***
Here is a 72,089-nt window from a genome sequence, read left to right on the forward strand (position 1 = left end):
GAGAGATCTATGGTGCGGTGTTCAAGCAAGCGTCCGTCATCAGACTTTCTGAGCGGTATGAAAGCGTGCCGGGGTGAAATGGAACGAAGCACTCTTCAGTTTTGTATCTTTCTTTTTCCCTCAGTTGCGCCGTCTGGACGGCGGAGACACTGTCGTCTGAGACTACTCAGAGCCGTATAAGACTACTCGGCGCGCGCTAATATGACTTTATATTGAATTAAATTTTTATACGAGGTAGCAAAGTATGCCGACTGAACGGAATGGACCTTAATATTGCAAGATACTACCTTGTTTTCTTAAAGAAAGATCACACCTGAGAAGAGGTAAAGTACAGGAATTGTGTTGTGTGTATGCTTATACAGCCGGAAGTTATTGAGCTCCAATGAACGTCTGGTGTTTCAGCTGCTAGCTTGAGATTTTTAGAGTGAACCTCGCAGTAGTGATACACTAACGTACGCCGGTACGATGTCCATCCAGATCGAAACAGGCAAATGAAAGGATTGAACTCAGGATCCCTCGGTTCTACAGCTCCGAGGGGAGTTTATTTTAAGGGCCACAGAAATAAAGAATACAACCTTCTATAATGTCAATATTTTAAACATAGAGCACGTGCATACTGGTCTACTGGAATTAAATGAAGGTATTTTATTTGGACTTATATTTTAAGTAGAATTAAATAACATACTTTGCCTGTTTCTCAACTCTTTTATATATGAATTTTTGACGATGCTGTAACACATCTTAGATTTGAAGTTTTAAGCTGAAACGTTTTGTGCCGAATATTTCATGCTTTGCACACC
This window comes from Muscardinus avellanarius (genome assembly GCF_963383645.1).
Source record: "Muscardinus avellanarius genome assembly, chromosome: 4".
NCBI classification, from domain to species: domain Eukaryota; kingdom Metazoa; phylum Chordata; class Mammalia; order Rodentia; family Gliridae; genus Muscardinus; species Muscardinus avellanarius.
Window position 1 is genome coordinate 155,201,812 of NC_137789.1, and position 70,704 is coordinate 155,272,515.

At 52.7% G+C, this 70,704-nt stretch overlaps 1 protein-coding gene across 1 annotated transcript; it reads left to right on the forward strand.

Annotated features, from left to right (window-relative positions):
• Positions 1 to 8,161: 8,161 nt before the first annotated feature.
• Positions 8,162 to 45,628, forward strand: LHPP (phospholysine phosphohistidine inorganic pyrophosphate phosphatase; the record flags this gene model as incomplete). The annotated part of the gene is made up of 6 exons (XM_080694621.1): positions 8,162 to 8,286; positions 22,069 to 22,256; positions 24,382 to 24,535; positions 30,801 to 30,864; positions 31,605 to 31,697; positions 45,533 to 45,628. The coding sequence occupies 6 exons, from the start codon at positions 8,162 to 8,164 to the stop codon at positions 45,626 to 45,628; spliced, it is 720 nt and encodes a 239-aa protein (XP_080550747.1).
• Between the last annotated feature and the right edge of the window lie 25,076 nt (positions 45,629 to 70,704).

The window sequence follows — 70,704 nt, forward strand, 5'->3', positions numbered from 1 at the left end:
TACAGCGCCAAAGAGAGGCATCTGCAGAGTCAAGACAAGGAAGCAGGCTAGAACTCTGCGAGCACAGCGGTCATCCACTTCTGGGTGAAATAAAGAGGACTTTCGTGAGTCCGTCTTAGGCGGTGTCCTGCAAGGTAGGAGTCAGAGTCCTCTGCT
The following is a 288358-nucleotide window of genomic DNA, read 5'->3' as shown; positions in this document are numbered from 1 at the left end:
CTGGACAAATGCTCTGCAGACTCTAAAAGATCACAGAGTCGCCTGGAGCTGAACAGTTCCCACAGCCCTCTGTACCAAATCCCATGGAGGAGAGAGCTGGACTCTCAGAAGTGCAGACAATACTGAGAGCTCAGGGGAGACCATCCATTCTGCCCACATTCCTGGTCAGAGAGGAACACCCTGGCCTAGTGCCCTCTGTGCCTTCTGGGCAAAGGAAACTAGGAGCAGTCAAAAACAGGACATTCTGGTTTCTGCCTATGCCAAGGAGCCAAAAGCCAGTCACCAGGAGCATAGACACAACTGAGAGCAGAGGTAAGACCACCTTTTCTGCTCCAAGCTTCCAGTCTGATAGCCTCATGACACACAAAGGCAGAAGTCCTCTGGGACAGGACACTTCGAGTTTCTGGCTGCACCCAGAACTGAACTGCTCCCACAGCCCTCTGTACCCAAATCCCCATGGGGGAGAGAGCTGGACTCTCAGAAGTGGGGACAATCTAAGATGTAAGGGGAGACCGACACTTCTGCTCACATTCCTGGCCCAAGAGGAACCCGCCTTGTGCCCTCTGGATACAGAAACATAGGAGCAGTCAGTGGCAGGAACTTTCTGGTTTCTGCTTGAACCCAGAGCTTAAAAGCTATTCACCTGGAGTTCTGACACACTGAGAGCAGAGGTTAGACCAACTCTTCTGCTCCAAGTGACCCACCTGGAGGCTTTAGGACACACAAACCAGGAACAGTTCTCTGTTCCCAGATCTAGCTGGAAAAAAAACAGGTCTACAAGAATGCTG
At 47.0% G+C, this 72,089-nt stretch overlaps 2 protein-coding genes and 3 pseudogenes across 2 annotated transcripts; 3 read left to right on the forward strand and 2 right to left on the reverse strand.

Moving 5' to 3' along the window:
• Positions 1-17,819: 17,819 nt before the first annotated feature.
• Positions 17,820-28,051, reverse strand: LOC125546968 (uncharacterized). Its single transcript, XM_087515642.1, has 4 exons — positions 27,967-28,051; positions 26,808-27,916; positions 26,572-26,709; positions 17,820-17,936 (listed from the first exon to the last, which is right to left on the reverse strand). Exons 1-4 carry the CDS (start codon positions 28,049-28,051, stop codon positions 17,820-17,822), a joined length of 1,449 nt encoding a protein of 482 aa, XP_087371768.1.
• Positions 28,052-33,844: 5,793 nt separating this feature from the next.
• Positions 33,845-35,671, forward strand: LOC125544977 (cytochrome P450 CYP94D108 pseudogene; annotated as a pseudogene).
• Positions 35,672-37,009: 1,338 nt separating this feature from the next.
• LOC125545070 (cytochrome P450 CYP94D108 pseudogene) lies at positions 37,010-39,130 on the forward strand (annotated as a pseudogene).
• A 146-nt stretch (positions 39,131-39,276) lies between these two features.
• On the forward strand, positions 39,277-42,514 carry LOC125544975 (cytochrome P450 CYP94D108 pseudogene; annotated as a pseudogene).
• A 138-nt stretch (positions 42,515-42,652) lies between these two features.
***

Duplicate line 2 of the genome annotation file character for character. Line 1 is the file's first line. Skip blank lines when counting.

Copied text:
GAGAGATCTATGGTGCGGTGTTCAAGCAAGCGTCCGTCATCAGACTTTCTGAGCGGTATGAAAGCGTGCCGGGGTGAAATGGAACGAAGCACTCTTCAGTTTTGTATCTTTCTTTTTCCCTCAGTTGCGCCGTCTGGACGGCGGAGACACTGTCGTCTGAGACTACTCAGAGCCGTATAAGACTACTCGGCGCGCGCTAATATGACTTTATATTGAATTAAATTTTTATACGAGGTAGCAAAGTATGCCGACTGAACGGAATGGACCTTAATATTGCAAGATACTACCTTGTTTTCTTAAAGAAAGATCACACCTGAGAAGAGGTAAAGTACAGGAATTGTGTTGTGTGTATGCTTATACAGCCGGAAGTTATTGAGCTCCAATGAACGTCTGGTGTTTCAGCTGCTAGCTTGAGATTTTTAGAGTGAACCTCGCAGTAGTGATACACTAACGTACGCCGGTACGATGTCCATCCAGATCGAAACAGGCAAATGAAAGGATTGAACTCAGGATCCCTCGGTTCTACAGCTCCGAGGGGAGTTTATTTTAAGGGCCACAGAAATAAAGAATACAACCTTCTATAATGTCAATATTTTAAACATAGAGCACGTGCATACTGGTCTACTGGAATTAAATGAAGGTATTTTATTTGGACTTATATTTTAAGTAGAATTAAATAACATACTTTGCCTGTTTCTCAACTCTTTTATATATGAATTTTTGACGATGCTGTAACACATCTTAGATTTGAAGTTTTAAGCTGAAACGTTTTGTGCCGAATATTTCATGCTTTGCACACC